I really like Windows IT Pro and find most of the articles very informative and on track, which is why I was surprised to read John Savill’s answer to the question, "How can I quickly verify that my Exchange autodiscovery is working?" (InstantDoc ID 139558). The answer he provided, I think, not only doesn’t accurately answer the question but also neglects to mention probably the best way to check full autodiscovery functionality on all devices. When it is set up this way, additional SSL certificates aren’t necessary and it will work with multiple domain names.For me, the correct (and Microsoft-recommended) answer is documented in the Microsoft article “A new feature is available that enables Outlook 2007 to use DNS Service Location (SRV) records to locate the Exchange Autodiscover service” (support.microsoft.com/kb/940881). This method doesn’t require an additional SSL certificate. After completing the instructions in the article, you should go to the Microsoft Remote Connectivity Analyzer (www.testexchangeconnectivity.com) to test, verify, and help troubleshoot any Autodiscover problems.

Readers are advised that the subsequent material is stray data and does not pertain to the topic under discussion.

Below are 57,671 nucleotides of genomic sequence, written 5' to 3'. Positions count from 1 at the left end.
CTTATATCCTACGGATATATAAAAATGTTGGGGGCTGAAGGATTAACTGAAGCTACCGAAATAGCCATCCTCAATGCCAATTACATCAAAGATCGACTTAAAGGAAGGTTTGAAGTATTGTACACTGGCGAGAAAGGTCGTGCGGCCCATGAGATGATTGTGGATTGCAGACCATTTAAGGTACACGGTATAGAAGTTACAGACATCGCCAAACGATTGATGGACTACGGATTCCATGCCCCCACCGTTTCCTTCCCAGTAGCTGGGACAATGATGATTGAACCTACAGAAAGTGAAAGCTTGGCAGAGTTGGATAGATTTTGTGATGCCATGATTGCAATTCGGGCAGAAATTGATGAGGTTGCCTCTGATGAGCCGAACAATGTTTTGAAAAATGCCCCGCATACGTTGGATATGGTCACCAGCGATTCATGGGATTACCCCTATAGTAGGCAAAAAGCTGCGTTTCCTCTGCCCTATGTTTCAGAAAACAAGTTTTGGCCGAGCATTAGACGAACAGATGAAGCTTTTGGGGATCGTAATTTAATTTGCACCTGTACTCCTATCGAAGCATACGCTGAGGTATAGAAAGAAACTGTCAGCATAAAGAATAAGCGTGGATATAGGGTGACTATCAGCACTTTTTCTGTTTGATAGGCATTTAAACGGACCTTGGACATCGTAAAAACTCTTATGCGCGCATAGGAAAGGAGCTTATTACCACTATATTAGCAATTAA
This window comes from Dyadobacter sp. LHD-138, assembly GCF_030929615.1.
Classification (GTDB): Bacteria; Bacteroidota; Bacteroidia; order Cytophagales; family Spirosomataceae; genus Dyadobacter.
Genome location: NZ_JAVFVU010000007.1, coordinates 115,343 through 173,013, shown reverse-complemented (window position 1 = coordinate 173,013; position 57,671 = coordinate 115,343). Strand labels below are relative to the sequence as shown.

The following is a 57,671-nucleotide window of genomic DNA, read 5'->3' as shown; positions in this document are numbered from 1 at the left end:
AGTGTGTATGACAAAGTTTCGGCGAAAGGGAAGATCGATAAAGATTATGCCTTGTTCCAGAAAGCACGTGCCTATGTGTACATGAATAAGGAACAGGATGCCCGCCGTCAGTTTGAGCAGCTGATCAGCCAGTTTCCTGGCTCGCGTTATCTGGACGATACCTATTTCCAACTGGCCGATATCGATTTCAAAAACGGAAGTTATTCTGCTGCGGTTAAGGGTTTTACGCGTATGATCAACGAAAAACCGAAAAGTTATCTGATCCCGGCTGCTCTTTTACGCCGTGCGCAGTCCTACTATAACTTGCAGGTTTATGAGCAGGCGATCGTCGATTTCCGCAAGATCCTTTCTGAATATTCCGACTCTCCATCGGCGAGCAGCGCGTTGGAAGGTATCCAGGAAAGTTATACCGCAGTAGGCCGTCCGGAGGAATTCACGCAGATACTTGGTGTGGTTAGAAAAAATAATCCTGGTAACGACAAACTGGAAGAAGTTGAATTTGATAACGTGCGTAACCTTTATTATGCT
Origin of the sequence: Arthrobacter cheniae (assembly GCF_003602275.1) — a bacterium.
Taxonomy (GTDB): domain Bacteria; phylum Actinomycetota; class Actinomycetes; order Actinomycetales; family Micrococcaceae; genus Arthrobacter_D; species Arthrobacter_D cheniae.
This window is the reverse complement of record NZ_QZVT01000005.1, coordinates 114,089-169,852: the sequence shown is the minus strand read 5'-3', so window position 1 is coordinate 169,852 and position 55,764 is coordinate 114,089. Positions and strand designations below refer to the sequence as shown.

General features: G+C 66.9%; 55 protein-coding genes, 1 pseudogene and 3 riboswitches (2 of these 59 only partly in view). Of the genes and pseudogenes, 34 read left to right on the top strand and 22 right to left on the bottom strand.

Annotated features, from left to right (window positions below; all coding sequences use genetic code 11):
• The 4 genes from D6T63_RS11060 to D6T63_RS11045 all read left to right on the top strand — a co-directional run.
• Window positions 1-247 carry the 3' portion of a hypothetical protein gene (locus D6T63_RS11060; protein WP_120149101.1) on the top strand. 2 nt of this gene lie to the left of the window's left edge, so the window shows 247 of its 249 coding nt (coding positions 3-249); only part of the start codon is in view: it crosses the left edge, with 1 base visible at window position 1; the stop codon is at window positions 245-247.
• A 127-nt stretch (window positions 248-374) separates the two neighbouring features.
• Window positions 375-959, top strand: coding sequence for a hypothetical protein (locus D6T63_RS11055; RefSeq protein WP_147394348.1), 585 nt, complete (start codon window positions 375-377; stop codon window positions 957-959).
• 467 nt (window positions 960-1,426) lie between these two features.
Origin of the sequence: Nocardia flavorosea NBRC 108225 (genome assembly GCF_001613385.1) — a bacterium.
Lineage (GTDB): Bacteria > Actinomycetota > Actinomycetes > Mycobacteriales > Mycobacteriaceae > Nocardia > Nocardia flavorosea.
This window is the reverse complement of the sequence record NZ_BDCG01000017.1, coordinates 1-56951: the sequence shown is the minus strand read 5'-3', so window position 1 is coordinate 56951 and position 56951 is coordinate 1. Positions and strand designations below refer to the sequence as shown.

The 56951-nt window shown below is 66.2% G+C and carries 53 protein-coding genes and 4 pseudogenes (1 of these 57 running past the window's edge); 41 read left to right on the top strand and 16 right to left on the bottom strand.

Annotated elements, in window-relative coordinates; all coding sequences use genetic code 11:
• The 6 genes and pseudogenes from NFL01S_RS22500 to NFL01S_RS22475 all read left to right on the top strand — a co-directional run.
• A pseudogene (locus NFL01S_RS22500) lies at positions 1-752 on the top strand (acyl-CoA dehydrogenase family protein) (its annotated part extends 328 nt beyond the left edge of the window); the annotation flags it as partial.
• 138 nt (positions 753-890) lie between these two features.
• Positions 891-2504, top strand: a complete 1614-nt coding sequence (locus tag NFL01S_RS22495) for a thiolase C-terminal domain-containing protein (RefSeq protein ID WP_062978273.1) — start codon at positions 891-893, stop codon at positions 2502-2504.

Thanks for writing! The FAQ you reference is for checking only whether the autodiscovery component is responding and functioning rather than checking full connectivity. For checking full connectivity, see my followup FAQ, “How can I check on the health and accessibility of my organization’s ActiveSync service?” (InstantDoc ID 141374).
Old-School Backups vs VSS